Do you have a passion for understanding the situation of, and improving the treatment of, a particular group of Americans—such as Asian Americans, Haitian immigrants, or people with disabilities?
There is much to learn about how to achieve social justice for everyone by studying the struggles of various diverse groups in the workplace and in society.
Careers Related to Diversity in the Workplace
Diversity specialist. Diversity professionals work in all types of organizations. They not only help ensure compliance with state and federal laws, but they also help employers foster the talent present in all of their employees. A Master of Labor and Employment Relations degree and/or a graduate Certificate in Diversity and Workplace Inclusion, also offered by SMLR, prepares students for higher-level jobs in this field; the undergraduate program in Labor Studies and Employment Relations is a good place to start.
Public policy advocate. There are a variety of interest organizations representing the needs of various groups in our society: immigrants, the disabled, women, African Americans, Muslim Americans, and so on. Work-related issues are hugely important to all these different groups, and individuals with a background in workplace diversity will be a valuable resource for these organizations.
Public agency staff. Specialized public agencies exist to enforce the law on discrimination at various levels of government. These range from the Equal Employment Opportunity Commission to the New Jersey Department of Labor and Workforce Development. Some staff jobs are open only to attorneys but others may be filled by individuals with a bachelor’s or master’s degree. Obtaining a degree with a focus on diversity in the workplace will make you a stronger candidate for these positions.
Attorney. Attorneys work in law firms, corporations, unions, other employee-rights organizations, and government or nonprofit institutions like universities. Many deal with discrimination-related law or immigration law—some on behalf of plaintiffs and some on behalf of defendants. Labor Studies and Employment Relations provides an excellent preparation for law school, and an eventual career as an attorney specializing in these areas.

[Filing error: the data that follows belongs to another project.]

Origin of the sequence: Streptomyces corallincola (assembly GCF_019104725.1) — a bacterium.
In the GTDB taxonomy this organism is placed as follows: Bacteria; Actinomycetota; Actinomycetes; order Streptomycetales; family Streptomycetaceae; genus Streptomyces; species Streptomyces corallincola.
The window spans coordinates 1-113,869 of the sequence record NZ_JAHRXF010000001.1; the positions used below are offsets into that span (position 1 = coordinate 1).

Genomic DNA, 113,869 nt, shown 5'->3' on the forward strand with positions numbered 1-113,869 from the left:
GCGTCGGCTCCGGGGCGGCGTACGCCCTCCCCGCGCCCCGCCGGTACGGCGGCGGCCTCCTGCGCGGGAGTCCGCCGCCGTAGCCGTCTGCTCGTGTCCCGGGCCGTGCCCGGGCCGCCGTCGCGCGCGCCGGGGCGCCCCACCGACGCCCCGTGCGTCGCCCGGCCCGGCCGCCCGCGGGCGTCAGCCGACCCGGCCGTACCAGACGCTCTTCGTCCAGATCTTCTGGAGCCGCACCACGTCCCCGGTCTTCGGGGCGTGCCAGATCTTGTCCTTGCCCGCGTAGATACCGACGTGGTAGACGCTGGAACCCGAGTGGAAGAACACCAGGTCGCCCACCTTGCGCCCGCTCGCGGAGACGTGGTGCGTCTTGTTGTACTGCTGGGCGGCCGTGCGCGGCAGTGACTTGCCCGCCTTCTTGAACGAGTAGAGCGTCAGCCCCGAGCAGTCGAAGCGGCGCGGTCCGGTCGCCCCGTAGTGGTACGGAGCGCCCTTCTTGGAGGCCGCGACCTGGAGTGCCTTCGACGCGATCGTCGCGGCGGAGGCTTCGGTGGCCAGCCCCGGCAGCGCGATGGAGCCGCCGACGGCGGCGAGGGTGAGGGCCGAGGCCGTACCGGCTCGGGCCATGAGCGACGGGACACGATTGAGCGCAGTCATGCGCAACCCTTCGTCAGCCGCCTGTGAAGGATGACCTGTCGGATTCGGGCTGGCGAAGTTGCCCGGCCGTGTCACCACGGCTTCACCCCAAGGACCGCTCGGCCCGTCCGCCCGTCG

What is required?
For the major concentration:
To complete a concentration in Diversity in the Workplace, you must fulfill all the requirements of the major, including Employment Law (37:575:315) and three courses from the list below. Courses in the concentration count toward the major.
For the minor:
To complete a minor in Diversity in the Workplace, six courses are required. You must take either Introduction to Labor Studies and Employment Relations (37:575:100) or Work, Society, & the Quality of Life (37:575:110); Employment Law (37:575:315); three courses from the list below, and one other course offered by the Labor Studies & Employment Relations Department.
Courses specific to the Diversity in the Workplace Concentration or Minor:
A. Must take:
37:575:315 Employment Law
B. Must take at least three in addition to what is taken in category A.
37:575:303 Black Workers in American Society
37:575:307 Latino Workers in the U.S.
37:575:309 Working Women in American Society
37:575:320 Immigrant Workers and Their Rights
37:575:335 Women and the Labor Movement in the U.S. and Globally
37:575:364 Diversity in the Workplace
37:575:365 Disability, Work, and Society
37:575:367 Emotional Intelligence in the Workplace
37:575:368 Professional Development Strategies
Department Faculty with Considerable Teaching or Research in this Area:
Dorothy Sue Cobble, Ph.D., Stanford University
Niki Dickerson von Lockette, Ph.D., University of Michigan
Janice Fine, Ph.D., Massachusetts Institute of Technology
Mary Gatta, Ph.D. and M.A., in Sociology from Rutgers University
Doug Kruse, Ph.D., Harvard
Pat Roos, Ph.D., University of California, Los Angeles
Lisa Schur, Ph.D., University of California, Berkeley
Long-Term Adjunct Faculty:
Dianne McKay, Chair, Council on Gender Parity in Labor and Education, NJ DOL
Darcel Lowery, Diversity Trainer and MHRM